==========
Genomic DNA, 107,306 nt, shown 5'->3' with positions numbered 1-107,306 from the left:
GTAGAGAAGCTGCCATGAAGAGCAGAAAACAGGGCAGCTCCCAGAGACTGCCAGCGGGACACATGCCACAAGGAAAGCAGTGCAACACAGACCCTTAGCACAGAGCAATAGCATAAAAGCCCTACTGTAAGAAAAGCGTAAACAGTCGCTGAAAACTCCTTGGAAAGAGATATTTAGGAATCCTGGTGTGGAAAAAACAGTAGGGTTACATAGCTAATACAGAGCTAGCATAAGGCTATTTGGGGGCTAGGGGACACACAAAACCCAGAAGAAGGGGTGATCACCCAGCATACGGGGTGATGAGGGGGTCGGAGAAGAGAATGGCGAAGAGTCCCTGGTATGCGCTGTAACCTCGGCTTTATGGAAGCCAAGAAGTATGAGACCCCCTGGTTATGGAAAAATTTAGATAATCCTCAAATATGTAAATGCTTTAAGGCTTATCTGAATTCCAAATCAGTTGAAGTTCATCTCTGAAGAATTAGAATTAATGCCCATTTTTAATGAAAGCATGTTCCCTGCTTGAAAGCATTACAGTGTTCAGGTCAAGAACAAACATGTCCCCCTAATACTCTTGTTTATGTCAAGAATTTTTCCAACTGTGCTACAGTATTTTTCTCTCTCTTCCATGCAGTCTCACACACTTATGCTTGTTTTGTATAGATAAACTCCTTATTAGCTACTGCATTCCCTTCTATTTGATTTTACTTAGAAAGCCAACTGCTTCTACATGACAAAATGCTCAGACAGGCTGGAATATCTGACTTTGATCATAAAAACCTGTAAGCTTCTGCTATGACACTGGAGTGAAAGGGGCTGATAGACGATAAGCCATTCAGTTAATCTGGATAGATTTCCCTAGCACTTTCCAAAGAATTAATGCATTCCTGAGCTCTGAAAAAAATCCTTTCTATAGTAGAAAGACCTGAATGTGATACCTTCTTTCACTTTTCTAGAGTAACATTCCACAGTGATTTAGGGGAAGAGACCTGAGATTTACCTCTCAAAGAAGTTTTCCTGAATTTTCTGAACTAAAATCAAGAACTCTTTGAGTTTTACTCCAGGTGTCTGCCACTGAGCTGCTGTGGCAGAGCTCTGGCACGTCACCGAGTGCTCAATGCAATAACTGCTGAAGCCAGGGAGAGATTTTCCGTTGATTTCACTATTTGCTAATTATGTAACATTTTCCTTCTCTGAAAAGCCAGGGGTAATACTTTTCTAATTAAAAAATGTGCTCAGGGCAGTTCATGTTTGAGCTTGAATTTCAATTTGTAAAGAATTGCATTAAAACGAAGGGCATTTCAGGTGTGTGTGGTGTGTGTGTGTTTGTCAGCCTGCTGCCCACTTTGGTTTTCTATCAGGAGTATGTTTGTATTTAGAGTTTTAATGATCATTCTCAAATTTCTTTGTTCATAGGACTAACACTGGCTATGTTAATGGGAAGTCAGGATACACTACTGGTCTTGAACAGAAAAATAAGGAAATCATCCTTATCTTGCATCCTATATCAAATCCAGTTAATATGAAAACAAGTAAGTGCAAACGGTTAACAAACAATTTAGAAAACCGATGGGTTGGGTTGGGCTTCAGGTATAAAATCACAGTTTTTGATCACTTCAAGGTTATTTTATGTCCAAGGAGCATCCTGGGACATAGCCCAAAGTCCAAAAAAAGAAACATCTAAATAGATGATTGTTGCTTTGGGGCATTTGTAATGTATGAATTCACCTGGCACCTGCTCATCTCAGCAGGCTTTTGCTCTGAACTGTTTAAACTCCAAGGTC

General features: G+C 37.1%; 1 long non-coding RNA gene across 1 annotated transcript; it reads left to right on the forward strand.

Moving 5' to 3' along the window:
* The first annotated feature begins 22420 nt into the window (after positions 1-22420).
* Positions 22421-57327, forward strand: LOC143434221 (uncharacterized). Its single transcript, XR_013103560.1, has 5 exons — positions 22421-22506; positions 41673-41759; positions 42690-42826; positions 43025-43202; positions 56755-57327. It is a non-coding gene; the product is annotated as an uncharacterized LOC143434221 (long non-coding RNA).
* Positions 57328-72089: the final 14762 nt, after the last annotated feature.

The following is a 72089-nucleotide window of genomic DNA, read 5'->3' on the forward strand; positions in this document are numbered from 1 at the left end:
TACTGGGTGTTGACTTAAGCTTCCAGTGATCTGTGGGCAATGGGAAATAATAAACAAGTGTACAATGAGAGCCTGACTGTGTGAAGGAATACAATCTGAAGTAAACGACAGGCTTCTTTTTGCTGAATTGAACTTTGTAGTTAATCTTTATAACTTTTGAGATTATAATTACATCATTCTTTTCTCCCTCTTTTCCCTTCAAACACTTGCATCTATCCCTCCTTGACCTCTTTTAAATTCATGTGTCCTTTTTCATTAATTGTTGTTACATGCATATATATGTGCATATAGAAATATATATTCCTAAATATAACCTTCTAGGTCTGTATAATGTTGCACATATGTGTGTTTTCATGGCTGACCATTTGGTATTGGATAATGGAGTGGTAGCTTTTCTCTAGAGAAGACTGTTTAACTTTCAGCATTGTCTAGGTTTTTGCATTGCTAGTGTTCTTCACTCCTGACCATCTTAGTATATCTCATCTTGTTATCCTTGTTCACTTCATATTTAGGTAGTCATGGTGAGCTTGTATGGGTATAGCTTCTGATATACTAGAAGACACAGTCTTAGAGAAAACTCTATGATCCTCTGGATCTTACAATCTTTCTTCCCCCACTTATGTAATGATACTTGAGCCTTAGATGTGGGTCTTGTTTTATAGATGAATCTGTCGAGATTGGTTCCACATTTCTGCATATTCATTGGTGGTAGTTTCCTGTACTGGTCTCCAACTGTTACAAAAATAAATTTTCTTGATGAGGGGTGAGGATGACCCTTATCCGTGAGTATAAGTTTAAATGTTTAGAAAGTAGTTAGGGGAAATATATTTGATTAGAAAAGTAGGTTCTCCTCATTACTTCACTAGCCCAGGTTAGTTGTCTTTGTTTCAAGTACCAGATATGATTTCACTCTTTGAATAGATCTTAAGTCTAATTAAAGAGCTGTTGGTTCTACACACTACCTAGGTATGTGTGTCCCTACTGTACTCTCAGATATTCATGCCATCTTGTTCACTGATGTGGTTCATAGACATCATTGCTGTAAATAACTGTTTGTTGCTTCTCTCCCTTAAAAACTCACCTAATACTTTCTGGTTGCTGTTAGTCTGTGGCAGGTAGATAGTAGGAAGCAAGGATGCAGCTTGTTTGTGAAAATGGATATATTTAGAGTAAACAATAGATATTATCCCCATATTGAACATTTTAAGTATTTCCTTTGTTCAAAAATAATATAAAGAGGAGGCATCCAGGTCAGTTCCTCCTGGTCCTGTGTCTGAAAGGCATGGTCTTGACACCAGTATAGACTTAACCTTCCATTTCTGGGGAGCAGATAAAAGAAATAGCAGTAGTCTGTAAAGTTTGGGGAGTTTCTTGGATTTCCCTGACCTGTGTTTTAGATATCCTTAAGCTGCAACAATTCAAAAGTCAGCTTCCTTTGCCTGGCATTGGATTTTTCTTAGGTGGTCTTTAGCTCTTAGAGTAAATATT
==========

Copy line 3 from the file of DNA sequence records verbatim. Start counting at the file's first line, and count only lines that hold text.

General features: G+C 37.1%; 1 long non-coding RNA gene across 1 annotated transcript; it reads left to right on the forward strand.